The majority of Egyptians, including the Muslim Brotherhood, strongly support the President’s Decrees, seek to build constitutional institutions and achieve the demands of the people and the revolution.
Ahmed Mekki, Egypt’s Justice Minister,  has been walking a political tightrope.  Mekki has expressed support for Morsi, but he has also said that it was wrong to place the president above the judiciary in the Nov. 22 Decree.

Earlier this week, more than a dozen groups called for mass demonstrations across the country on Tuesday to protest Morsi’s decree and the Constituent Assembly. Those groups include the liberal Constitution party, the Socialist Popular Alliance party, the Egyptian Social Democratic party, the leftist Popular Alliance, the Free Egyptians party, the Karama party, the April 6 Youth Movement, the National Association for Change, the Revolutionary Socialists, the Youth for Justice and Freedom movement, the Kefaya movement and several others.

The U.S. Embassy in Cairo announced that it will be closed today, November 27, in order to avoid anticipated violence between anti- and pro-Morsi factions.

The Egyptian Government and its supporters also announced plans to hold rallies today, but after moving the location from Tahrir Square to Cairo University, the pro-Morsi factions eventually cancelled their events.

U.S. REACTION

Thus far the U.S. government has been largely silent about the roiling unrest in Egypt.  The State Department’s spokeswoman Victoria Nuland said, “We call for calm and encourage all parties to work together and call for all Egyptians to resolve their differences over these important issues peacefully and through democratic dialogue.”

But Egypt is heavily dependent on the U.S. for financial aid.  Will this country use its financial leverage to dissuade Morsi from continuing in his dictatorial march?

According to the American Enterprise Institute’s vice-president for foreign and defense policy studies Danielle Pletka, “Obama has already made it clear he’s okay with Egypt as Morsi likes it – refusing to suspend aid after Morsi ignored attacks on the US Embassy in Cairo.”  Pletka then asks, “Will Congress take the same attitude?”

Pointing out that the Senate refused to suspend aid to Pakistan, Egypt and Libya in the wake of anti-U.S. demonstrations on 9/11 this year, Pletka wonders whether Congress will simply rubber stamp the $1.5 billion in taxpayer dollars without making some demands?  And, “shouldn’t those conditions relate to rule of law, treatment of minorities, economic reform, and other priorities that could insulate the Egyptian people from yet another pharaoh?”

IMF INFUSION

Not only was Egyptian President Morsi catapulted to global stature by the Middle East peacekeeping role bestowed upon him by the U.S., at the same time Egypt was informed it was to become the recipient of a $4.8 billion International Monetary Fund Loan.  Would those funds be in jeopardy because of the anti-democratic presidential decrees and crackdown on dissidents authorized by the Egyptian President?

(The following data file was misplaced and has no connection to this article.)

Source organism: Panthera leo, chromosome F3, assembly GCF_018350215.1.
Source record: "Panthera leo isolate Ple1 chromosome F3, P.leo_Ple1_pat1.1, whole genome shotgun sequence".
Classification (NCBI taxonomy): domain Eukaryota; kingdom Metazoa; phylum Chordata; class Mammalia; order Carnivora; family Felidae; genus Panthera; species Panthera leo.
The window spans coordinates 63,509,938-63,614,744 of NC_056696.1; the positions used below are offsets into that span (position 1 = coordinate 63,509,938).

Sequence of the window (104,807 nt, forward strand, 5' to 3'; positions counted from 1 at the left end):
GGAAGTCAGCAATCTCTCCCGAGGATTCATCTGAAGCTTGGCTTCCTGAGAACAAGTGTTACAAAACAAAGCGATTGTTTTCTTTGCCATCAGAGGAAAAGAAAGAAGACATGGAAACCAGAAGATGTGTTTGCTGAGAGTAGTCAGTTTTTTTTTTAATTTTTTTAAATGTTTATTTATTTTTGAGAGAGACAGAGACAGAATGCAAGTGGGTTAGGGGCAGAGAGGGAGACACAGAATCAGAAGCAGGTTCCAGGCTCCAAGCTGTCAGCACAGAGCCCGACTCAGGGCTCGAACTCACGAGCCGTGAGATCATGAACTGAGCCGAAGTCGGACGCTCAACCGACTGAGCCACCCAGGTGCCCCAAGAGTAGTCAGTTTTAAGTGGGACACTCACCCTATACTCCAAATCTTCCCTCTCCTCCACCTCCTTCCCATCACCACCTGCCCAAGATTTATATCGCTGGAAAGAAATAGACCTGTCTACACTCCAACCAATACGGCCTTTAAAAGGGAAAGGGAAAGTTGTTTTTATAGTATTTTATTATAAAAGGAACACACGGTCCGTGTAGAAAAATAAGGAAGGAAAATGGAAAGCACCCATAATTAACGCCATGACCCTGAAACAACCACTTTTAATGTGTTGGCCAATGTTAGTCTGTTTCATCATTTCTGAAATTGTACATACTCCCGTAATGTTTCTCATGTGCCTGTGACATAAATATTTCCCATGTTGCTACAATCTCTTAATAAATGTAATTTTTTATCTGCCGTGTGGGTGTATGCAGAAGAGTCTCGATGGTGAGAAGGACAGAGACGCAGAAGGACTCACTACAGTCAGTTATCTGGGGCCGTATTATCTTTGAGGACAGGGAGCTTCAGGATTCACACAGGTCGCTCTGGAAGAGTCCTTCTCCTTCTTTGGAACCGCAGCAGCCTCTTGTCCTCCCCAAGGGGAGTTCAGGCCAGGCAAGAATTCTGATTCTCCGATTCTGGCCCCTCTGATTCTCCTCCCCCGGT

The answer to that question is probably no.
“The latest developments could bring into question the stability of state institutions and raise doubts that could delay the loan,” stated an anonymous IMF official to Ahram Online.
“Broad-based domestic and international support will be crucial for the successful implementation of the planned policies,” Andreas Bauer, IMF Division Chief in the Middle East and Central Asia Department, stated last week.
“I do not think the IMF will rescind its agreement, but if the situation in Egypt deteriorates it could suspend the loan,” Samir Radwan, former Egyptian finance minister, told Ahram Online.
RESPONSE TO UNREST BY MORSI

On Monday, tensions rose in Egypt as protests continued in the streets.  An anxiously anticipated meeting between the judiciary and President Morsi took place late in the day.  It was an effort to negotiate a compromise between what the judiciary could accept, and what President Morsi was willing to relinquish of his newly-wrested powers.

The meeting ended with an announcement issued by Morsi’s spokesperson.  That statement was covered by a New York Times article which was headlined: “Egypt’s Leader Said to Agree to Limit Scope of Judicial Decree.”  Well, the title of the article is correct, Morsi did say that, but a more than cursory review of Morsi’s statement reveals something quite different.

Following his meeting with the Supreme Judicial Council, Morsi issued a statement that his decrees would only remain immune from judicial review in cases pertaining to “sovereign matters.”  But of course, it is entirely within Morsi’s control to decide what constitutes a “sovereign matter.”  In other words, there was no agreement whatsoever.

Members of Egypt’s Supreme Judicial Council told the Egypt Independent late on Monday, there had been no resolution to the crisis between the executive and judicial branches, and that while they had tried to reach an agreement, their efforts were in vain.
In other words, President Morsi is now not only immune from judicial review, he feels entirely comfortable in speaking for the judiciary, even when what he says completely contradicts the views of the judiciary.

On December 4, a case brought by lawyers and activists challenging Morsi’s power grab will be heard by a Cairo administrative court.  More than a dozen suits against the decree have been filed, according to Abdel Meguid Al-Moqannen, the deputy chief of the State Council, Egypt’s highest administrative body.